As we climbed up to the attics, Kevin told us there is also a room with a pentagram on the floor and other mystic symbols on the walls. He had tried to gain access for us but it was denied. When the National Trust took possession of the house, they found an assortment of objects that may have belonged to an alchemist or wizard of the Middle Ages. These are now in a Museum of Witchcraft in Boscastle in Cornwall.

However all we saw in the attics was a marvellous display of carts and carriages, ranging from large farm carts to Victorian bath chairs, bicycles of all ages, including several penny farthings and prams for children and dolls. In another room stands a replica of an enormous mediaeval clock designed by Mr Wade himself, which is set to chime at certain times of the day and also an authentic weaving loom from a village near Snowshill. Charles Wade ceaselessly travelled the British Isles as well as abroad to add to his collection. Anything and everything caught his eye.

A bizarre thought struck as I was walking round - that reality television would have a field day if ever invited to tidy up Snowshill! Nothing I had ever seen could compare with the 'junk' as some would call it, but that junk is priceless, because of its age and very diversity!

Coming downstairs, we entered a chamber where two fine swords hung over the mantelpiece. It is rumoured that these were murder weapons and could be another cause of unrest as the blades were involved in a duel where one of the participants was killed.

Throughout our expedition, I marvelled at how Charles Wade had collected such a motley conglomeration of everything. In fact, he lived and slept, not in the Manor, but in an outbuilding which you can visit as you leave the main house. It is a wonder in itself that such a wealthy man should have chosen such poverty. The rooms remain, Miss Havisham-like, just as they were when he died and reminiscent for me of the farming peasant houses of Eastern Europe.

There is no firm evidence that Charles Wade dabbled in the Black Arts, However Peter Underwood in The Vampire's Bedside Companion hints that he may have been a vampire. There is little evidence to support this other than his sleeping with a large preserved bat above his bed, - hardly to everyone's taste! - and his eccentric nature and sinister appearance which he liked to emphasise. Two of our indomitable little party climbed the stone stairs to look for the bat while Joyce and I languished outside after an exhausting morning's ghost-hunting.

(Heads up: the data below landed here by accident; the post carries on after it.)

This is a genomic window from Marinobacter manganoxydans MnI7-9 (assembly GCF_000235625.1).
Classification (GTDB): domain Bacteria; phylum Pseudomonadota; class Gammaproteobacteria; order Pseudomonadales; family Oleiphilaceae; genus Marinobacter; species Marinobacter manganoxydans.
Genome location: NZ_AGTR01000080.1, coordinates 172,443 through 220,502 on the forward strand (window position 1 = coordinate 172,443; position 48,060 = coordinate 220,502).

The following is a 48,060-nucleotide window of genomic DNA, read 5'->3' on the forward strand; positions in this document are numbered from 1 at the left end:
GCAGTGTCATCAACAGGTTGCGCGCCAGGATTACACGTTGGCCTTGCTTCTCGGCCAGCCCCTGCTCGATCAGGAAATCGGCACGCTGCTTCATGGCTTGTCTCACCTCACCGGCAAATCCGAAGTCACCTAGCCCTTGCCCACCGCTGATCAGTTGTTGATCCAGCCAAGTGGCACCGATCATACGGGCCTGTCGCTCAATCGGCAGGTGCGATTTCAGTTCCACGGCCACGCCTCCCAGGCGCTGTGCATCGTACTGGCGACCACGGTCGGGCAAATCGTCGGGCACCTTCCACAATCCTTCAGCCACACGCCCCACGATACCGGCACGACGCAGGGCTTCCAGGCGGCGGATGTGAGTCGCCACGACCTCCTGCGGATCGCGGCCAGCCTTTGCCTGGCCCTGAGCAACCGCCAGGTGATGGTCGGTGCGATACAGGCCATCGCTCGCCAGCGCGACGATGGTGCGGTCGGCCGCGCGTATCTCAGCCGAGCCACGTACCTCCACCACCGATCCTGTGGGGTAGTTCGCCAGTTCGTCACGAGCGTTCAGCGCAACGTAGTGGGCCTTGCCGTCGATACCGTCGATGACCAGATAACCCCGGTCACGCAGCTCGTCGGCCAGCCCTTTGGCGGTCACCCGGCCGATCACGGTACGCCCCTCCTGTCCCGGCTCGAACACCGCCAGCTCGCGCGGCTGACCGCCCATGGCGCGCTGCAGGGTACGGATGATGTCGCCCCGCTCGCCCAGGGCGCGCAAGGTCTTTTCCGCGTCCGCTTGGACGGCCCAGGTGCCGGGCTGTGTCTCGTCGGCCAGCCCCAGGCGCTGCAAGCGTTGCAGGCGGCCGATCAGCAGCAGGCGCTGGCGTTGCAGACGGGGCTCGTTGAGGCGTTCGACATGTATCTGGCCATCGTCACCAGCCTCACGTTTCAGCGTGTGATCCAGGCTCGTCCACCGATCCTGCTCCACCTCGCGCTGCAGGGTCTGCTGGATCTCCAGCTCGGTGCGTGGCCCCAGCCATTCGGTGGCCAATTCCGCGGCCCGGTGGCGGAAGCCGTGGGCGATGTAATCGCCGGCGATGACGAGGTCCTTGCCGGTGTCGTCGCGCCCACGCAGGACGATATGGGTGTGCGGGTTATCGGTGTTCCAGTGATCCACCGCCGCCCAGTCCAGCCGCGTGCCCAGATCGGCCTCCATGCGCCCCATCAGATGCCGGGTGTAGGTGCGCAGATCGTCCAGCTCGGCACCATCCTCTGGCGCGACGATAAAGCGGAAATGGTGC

On my way back down the lane, I thought of the rest of the information Kevin had offered...

In the nineteenth century Charles Marshall lived at Snowshill. After his death Richard Carter a labourer working at Hill Barn was returning home when he encountered his former master Charles Marshall riding beside him on a black pony. This happened several times.

The frightened labourer told the rector, who advised him to confront the ghost with the words, "What troublest thou here in the Name of the Lord." The ghost told Carter to meet him at midnight in the chaff-house. This he did and was given a secret message for Mrs Marshall, his widow. It is rumoured that the message indicated the location of hidden money as, shortly after, the widow commenced new buildings to the north of the Manor...

There is said to be a presence still in the lane that runs past the Manor. Many an older resident of Snowshill village will not pass this spot on foot after dark. Believe me, I was hoping to feel it, but by now the sun was out and the lane was again one of the prettiest spots in Worcestershire.

This presence and one in the pub at Snowshill are neither the spirits of Charles Marshall nor Charles Wade. Indeed, they are believed to be that of an unhappy monk. In medieval times a Priory stood on the site of the Manor, and the older part of the Snowshill Arms served as a hostel for visiting clergy and lay-people. The reason the monk haunts is yet unknown.

It was a fascinating visit with congenial company and I look forward to the next, wherever it may be...

Helen McCabe, 2003
(published in Spaghetti, the West Midlands offshoot of Mensa magazine)

The Price of Beauty

The Price Of Beauty